Oh SJ (2019) Current surgical techniques of enucleation in holmium laser enucleation of the prostate. Investig Clin Urol 60:333

    Article  Google Scholar 

  18. 18.

    Endo F, Shiga Y, Minagawa S et al (2010) Anteroposterior dissection HoLEP: a modification to prevent transient stress urinary incontinence. Urology 76:1451

    Article  Google Scholar 

  19. 19.

    Wu Y, Dabhoiwala NF, Hagoort J et al (2018) Architecture of structures in the urogenital triangle of young adult males; comprasion with females. J Anat 233:447

    Article  Google Scholar 

  20. 20.

    Wallner C, Dabhoiwala NF, DeRuiter MC et al (2009) The Anatomical components of urinary continence. Eur Urol 55:932

    Article  Google Scholar 

  21. 21.

    Morgan M, Smith N, Thomas K et al (2009) Is Clavien the new standard for reporting urological complications? BJU Int 104:434

    Article  Google Scholar 

  22. 22.

    Donovan JL, Peters TJ, Abrams P et al (2000) Scoring the short form ICSmaleSF questionnaire. International Continence Society. J Urol 164:1948

    CAS  Article  Google Scholar 

  23. 23.

    Kim M, Lee HE, Oh SJ (2013) : Technical aspects of holmium laser enucleation of the prostate for benign prostatic hyperplasia. Korean J Urol 54:570

    Article  Google Scholar 

  24. 24.

    Scoffone CM, Cracco CM (2016) : The en-bloc no-touch holmium laser enucleation of the prostate (HoLEP) technique. World J Urol 34:1175

    Article  Google Scholar 

  25. 25.

    Gong YG, He DL, Wang MZ et al (2012) Holmium laser enucleation of the prostate: a modified enucleation technique and initial results. J Urol 187:1336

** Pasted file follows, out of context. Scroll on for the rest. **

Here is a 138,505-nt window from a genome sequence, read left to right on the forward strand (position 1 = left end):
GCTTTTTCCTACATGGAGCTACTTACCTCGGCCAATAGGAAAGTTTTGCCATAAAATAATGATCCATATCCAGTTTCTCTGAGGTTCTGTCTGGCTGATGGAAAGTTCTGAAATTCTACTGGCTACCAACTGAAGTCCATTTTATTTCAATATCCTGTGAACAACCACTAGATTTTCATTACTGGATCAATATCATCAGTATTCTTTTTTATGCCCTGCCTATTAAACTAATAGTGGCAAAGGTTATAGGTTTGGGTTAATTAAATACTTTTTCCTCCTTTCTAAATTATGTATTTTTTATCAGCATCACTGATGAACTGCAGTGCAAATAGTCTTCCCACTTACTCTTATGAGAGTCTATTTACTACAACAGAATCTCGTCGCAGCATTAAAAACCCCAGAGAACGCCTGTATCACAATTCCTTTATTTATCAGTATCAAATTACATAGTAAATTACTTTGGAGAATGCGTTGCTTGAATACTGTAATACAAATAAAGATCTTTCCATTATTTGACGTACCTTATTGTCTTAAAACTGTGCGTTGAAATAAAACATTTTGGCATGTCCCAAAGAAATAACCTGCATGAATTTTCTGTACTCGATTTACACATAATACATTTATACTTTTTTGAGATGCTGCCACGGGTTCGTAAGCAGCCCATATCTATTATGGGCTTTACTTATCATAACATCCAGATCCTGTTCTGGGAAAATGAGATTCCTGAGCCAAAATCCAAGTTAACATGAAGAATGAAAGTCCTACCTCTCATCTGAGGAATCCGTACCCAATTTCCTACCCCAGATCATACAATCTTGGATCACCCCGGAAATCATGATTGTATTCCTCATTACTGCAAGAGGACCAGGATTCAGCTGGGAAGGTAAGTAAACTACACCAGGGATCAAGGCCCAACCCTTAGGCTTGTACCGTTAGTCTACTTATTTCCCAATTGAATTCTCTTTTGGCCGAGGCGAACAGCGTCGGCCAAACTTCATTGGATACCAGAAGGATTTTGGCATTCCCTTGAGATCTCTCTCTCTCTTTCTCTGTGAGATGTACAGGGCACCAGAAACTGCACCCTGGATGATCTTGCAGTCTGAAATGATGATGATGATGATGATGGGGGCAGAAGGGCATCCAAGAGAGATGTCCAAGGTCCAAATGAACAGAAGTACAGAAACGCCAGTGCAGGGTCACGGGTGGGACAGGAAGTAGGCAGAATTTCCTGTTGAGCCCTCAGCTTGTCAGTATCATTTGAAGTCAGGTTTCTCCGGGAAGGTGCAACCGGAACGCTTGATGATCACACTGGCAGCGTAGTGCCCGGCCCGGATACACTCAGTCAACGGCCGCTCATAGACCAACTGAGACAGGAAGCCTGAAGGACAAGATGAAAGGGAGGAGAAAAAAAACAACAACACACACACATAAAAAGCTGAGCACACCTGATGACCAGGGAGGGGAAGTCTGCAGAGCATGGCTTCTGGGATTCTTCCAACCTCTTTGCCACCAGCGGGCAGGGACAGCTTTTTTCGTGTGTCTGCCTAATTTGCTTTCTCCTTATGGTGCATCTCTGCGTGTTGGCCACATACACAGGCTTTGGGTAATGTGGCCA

Article  Google Scholar 

  26. 26.

    Minagawa S, Okada S, Sakamoto H et al (2015) En-bloc technique with anteroposterior dissection holmium laser enucleation of the prostate allows a short operative time and acceptable outcomes. Urology 86:628

    Article  Google Scholar 

  27. 27.

    Takiuchi H, Nakao A, Ihara H et al (2008) Prevention of transient urinary incontinence in peri-operative period of modified holmium laser enucleation of the prostate (HoLEP). Hinyokika Kiyo 54:475

    PubMed  Google Scholar 

  28. 28.

    Naspro R, Suardi N, Salonia A et al (2006) Holmium laser enucleation of the prostate versus open prostatectomy for prostates%3e 70 g: 24-month follow-up. Eur Urol 50:563

    Article  Google Scholar 

  29. 29.

    Sapetti J, Sakat J, Saad E et al (2019) Urinary incontinence after HOLEP: Incidence, evolution and predictive factors. Prog Urol 29:101

    CAS  Article  Google Scholar 

Download references


This study was not funded.

Author information




LT: project development, data analysis, manuscript writing, and management. SY: data collection and manuscript writing. EK: data analysis and manuscript writing. EG: project development and manuscript writing. SY: data collection. HCA: data analysis. MY: data collection. TT: manuscript writing and editing.

Corresponding author

Correspondence to Engin Kaya.

Ethics declarations

Conflict of interest

The authors declare that they have no conflict of interest.

Statement of human rights